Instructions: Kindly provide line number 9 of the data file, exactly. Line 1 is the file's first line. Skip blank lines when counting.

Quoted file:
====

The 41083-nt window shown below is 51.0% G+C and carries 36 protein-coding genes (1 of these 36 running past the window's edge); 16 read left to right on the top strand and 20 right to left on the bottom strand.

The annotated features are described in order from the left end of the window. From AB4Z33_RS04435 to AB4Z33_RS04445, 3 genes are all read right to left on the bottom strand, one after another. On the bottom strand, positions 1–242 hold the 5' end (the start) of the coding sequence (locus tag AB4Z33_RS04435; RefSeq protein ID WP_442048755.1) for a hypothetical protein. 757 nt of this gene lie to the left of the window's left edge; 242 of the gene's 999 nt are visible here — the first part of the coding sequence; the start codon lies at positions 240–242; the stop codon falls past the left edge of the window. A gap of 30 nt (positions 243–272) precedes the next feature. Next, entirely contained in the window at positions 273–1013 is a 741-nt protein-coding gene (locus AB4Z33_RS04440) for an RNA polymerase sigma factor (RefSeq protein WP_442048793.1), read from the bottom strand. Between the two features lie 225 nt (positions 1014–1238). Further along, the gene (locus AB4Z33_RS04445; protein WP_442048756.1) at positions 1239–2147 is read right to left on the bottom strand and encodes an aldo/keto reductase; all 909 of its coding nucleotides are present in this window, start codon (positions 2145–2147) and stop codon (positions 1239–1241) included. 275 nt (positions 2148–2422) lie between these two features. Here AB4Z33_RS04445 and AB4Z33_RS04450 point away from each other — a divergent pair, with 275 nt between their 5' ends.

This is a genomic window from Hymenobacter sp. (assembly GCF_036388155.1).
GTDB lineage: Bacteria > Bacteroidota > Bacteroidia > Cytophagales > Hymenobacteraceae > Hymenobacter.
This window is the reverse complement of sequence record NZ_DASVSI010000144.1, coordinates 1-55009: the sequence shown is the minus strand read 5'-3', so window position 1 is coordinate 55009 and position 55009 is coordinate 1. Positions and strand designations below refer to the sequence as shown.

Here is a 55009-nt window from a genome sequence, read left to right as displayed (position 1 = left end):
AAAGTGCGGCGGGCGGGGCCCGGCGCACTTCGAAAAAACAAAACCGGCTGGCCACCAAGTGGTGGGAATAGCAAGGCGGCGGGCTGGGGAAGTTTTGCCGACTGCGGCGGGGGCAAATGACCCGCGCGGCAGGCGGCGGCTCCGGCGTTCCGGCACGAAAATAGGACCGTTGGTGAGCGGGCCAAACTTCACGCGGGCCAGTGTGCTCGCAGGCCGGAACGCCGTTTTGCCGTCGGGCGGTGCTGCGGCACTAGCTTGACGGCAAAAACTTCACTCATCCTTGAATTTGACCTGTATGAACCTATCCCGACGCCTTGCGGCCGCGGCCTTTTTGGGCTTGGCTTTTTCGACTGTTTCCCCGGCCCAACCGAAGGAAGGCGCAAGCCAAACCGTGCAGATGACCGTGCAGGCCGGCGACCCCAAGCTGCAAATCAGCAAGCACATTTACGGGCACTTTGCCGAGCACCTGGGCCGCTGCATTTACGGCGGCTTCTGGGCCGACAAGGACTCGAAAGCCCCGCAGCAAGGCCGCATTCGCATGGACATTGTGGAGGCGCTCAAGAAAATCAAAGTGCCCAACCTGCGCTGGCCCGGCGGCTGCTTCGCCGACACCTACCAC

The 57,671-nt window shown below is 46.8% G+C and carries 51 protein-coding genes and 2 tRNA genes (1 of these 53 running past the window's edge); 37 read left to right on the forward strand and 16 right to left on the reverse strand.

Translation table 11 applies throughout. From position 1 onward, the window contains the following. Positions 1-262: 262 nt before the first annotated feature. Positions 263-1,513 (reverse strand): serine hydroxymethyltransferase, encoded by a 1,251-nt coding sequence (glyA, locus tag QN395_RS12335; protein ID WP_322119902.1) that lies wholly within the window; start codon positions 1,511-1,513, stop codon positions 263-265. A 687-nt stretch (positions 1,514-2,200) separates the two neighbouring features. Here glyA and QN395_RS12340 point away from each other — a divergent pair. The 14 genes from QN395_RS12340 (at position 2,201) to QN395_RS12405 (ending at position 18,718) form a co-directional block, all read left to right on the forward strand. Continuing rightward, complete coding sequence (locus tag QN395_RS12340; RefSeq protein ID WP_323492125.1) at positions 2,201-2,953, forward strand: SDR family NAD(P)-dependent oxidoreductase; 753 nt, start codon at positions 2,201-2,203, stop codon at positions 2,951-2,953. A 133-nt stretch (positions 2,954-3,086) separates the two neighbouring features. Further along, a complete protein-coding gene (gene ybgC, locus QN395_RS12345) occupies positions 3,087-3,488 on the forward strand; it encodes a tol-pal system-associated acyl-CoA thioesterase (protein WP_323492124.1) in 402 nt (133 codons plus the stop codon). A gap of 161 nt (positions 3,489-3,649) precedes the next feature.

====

Translation table 11 applies throughout. From position 1 onward, the window contains the following. Positions 1-262: 262 nt before the first annotated feature. Positions 263-1,513 (reverse strand): serine hydroxymethyltransferase, encoded by a 1,251-nt coding sequence (glyA, locus tag QN395_RS12335; protein ID WP_322119902.1) that lies wholly within the window; start codon positions 1,511-1,513, stop codon positions 263-265. A 687-nt stretch (positions 1,514-2,200) separates the two neighbouring features. Here glyA and QN395_RS12340 point away from each other — a divergent pair. The 14 genes from QN395_RS12340 (at position 2,201) to QN395_RS12405 (ending at position 18,718) form a co-directional block, all read left to right on the forward strand. Continuing rightward, complete coding sequence (locus tag QN395_RS12340; RefSeq protein ID WP_323492125.1) at positions 2,201-2,953, forward strand: SDR family NAD(P)-dependent oxidoreductase; 753 nt, start codon at positions 2,201-2,203, stop codon at positions 2,951-2,953. A 133-nt stretch (positions 2,954-3,086) separates the two neighbouring features. Further along, a complete protein-coding gene (gene ybgC, locus QN395_RS12345) occupies positions 3,087-3,488 on the forward strand; it encodes a tol-pal system-associated acyl-CoA thioesterase (protein WP_323492124.1) in 402 nt (133 codons plus the stop codon). A gap of 161 nt (positions 3,489-3,649) precedes the next feature.